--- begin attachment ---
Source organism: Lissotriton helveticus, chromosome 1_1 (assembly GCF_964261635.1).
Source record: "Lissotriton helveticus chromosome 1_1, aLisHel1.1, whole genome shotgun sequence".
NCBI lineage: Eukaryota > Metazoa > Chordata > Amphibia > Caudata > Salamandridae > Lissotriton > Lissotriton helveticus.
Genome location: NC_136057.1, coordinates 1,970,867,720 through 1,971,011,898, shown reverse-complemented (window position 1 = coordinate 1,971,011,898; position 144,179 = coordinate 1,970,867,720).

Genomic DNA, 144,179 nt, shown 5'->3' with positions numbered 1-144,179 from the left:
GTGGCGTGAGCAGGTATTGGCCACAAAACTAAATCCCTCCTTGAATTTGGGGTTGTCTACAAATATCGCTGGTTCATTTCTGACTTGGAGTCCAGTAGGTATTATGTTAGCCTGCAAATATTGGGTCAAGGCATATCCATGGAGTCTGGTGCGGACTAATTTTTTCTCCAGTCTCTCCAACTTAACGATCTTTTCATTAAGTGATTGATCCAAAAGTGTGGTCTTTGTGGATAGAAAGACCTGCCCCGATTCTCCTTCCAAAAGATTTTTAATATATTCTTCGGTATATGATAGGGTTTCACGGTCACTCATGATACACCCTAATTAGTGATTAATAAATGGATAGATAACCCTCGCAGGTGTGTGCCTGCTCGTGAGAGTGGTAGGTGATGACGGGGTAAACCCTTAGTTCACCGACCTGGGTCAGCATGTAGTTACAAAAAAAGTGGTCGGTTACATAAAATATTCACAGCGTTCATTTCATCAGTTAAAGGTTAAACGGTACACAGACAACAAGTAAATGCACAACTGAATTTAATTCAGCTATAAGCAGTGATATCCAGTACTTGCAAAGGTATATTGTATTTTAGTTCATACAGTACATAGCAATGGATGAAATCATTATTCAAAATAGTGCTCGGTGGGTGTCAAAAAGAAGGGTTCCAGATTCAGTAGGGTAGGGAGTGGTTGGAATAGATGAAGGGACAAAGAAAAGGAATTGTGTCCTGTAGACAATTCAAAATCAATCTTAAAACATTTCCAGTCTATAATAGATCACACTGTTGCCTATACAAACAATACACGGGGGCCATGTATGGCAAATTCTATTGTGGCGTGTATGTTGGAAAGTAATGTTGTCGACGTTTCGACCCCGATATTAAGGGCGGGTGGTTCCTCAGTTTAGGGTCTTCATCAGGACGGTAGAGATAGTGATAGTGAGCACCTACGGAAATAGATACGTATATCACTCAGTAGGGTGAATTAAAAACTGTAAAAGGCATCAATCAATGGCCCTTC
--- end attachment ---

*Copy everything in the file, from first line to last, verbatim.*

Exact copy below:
Source organism: Lissotriton helveticus, chromosome 1_1 (assembly GCF_964261635.1).
Source record: "Lissotriton helveticus chromosome 1_1, aLisHel1.1, whole genome shotgun sequence".
NCBI lineage: Eukaryota > Metazoa > Chordata > Amphibia > Caudata > Salamandridae > Lissotriton > Lissotriton helveticus.
Genome location: NC_136057.1, coordinates 1,970,867,720 through 1,971,011,898, shown reverse-complemented (window position 1 = coordinate 1,971,011,898; position 144,179 = coordinate 1,970,867,720).

Genomic DNA, 144,179 nt, shown 5'->3' with positions numbered 1-144,179 from the left:
GTGGCGTGAGCAGGTATTGGCCACAAAACTAAATCCCTCCTTGAATTTGGGGTTGTCTACAAATATCGCTGGTTCATTTCTGACTTGGAGTCCAGTAGGTATTATGTTAGCCTGCAAATATTGGGTCAAGGCATATCCATGGAGTCTGGTGCGGACTAATTTTTTCTCCAGTCTCTCCAACTTAACGATCTTTTCATTAAGTGATTGATCCAAAAGTGTGGTCTTTGTGGATAGAAAGACCTGCCCCGATTCTCCTTCCAAAAGATTTTTAATATATTCTTCGGTATATGATAGGGTTTCACGGTCACTCATGATACACCCTAATTAGTGATTAATAAATGGATAGATAACCCTCGCAGGTGTGTGCCTGCTCGTGAGAGTGGTAGGTGATGACGGGGTAAACCCTTAGTTCACCGACCTGGGTCAGCATGTAGTTACAAAAAAAGTGGTCGGTTACATAAAATATTCACAGCGTTCATTTCATCAGTTAAAGGTTAAACGGTACACAGACAACAAGTAAATGCACAACTGAATTTAATTCAGCTATAAGCAGTGATATCCAGTACTTGCAAAGGTATATTGTATTTTAGTTCATACAGTACATAGCAATGGATGAAATCATTATTCAAAATAGTGCTCGGTGGGTGTCAAAAAGAAGGGTTCCAGATTCAGTAGGGTAGGGAGTGGTTGGAATAGATGAAGGGACAAAGAAAAGGAATTGTGTCCTGTAGACAATTCAAAATCAATCTTAAAACATTTCCAGTCTATAATAGATCACACTGTTGCCTATACAAACAATACACGGGGGCCATGTATGGCAAATTCTATTGTGGCGTGTATGTTGGAAAGTAATGTTGTCGACGTTTCGACCCCGATATTAAGGGCGGGTGGTTCCTCAGTTTAGGGTCTTCATCAGGACGGTAGAGATAGTGATAGTGAGCACCTACGGAAATAGATACGTATATCACTCAGTAGGGTGAATTAAAAACTGTAAAAGGCATCAATCAATGGCCCTTC